(Wry), v. i.
1. To twist; to writhe; to bend or wind.
2. To deviate from the right way; to go away or astray; to turn side; to swerve.
This Phebus gan awayward for to wryen.Chaucer.
Must murder wives much better than themselves
For wrying but a little!
(Wry), v. t. [imp. & p. p. Wried; p. pr. & vb. n. Wrying.] [OE. wrien. See Wry, a.] To twist; to
distort; to writhe; to wrest; to vex. Sir P. Sidney.
Guests by hundreds, not one caringR. Browning.
If the dear host's neck were wried.
(Wry"bill`) n. (Zoöl.) See Crookbill.
(Wry"mouth`) n. (Zoöl.) Any one of several species of large, elongated, marine fishes of the
genus Cryptacanthodes, especially C. maculatus of the American coast. A whitish variety is called
(Wry"neck) n. (Med.)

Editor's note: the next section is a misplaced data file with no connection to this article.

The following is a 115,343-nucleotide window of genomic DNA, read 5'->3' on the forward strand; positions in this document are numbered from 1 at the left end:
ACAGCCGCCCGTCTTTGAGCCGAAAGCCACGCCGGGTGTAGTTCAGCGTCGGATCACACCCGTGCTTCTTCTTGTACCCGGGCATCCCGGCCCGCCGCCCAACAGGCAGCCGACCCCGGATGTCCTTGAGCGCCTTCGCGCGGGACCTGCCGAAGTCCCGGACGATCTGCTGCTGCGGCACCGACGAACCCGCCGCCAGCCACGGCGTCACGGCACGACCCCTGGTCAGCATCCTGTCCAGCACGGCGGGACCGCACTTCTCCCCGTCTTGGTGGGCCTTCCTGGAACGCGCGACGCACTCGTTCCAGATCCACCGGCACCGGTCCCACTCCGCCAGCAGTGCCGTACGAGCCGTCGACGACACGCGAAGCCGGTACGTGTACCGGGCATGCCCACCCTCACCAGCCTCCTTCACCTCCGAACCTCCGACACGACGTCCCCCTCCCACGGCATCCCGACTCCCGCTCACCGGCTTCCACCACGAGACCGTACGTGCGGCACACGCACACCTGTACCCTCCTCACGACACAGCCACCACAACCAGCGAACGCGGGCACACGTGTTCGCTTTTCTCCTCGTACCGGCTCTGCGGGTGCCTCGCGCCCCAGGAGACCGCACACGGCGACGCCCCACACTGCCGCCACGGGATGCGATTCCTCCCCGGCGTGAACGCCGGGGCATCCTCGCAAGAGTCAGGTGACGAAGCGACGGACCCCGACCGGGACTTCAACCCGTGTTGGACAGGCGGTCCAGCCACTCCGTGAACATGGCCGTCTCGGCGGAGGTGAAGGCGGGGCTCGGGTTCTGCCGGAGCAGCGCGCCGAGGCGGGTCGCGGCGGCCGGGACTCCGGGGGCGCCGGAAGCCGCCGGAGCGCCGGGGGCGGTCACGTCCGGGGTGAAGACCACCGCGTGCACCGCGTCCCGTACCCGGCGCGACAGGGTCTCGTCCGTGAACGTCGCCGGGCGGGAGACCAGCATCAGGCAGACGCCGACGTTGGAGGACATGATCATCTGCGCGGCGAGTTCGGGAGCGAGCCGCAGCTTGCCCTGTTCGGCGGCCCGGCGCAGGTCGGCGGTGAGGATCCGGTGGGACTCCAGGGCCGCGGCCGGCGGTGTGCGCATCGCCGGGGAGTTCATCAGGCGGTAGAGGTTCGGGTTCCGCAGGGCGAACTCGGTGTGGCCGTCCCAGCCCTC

1. A twisted or distorted neck; a deformity in which the neck is drawn to one side by a rigid contraction
of one of the muscles of the neck; torticollis.
2. (Zoöl.) Any one of several species of Old World birds of the genus Jynx, allied to the woodpeckers; especially,
the common European species (J. torguilla); so called from its habit of turning the neck around in
different directions. Called also cuckoo's mate, snakebird, summer bird, tonguebird, and writheneck.
(Wry"necked`) a. Having a distorted neck; having the deformity called wryneck.
(Wry"ness), n. The quality or state of being wry, or distorted. W. Montagu.
(Wryth"en) obs. p. p. of Writhe. Writhen.
(Wul"fen*ite) n. [So named after F. X. Wulfen, an Australian mineralogist.] (Min.) Native
lead molybdate occurring in tetragonal crystals, usually tabular, and of a bright orange-yellow to red,
gray, or brown color; also called yellow lead ore.
(Wull) v. t. & i. See 2d Will.
Pour out to all that wull.Spenser.
(Wung"-out`) a. Having the sails set in the manner called wing-and-wing. [Sailors' slang]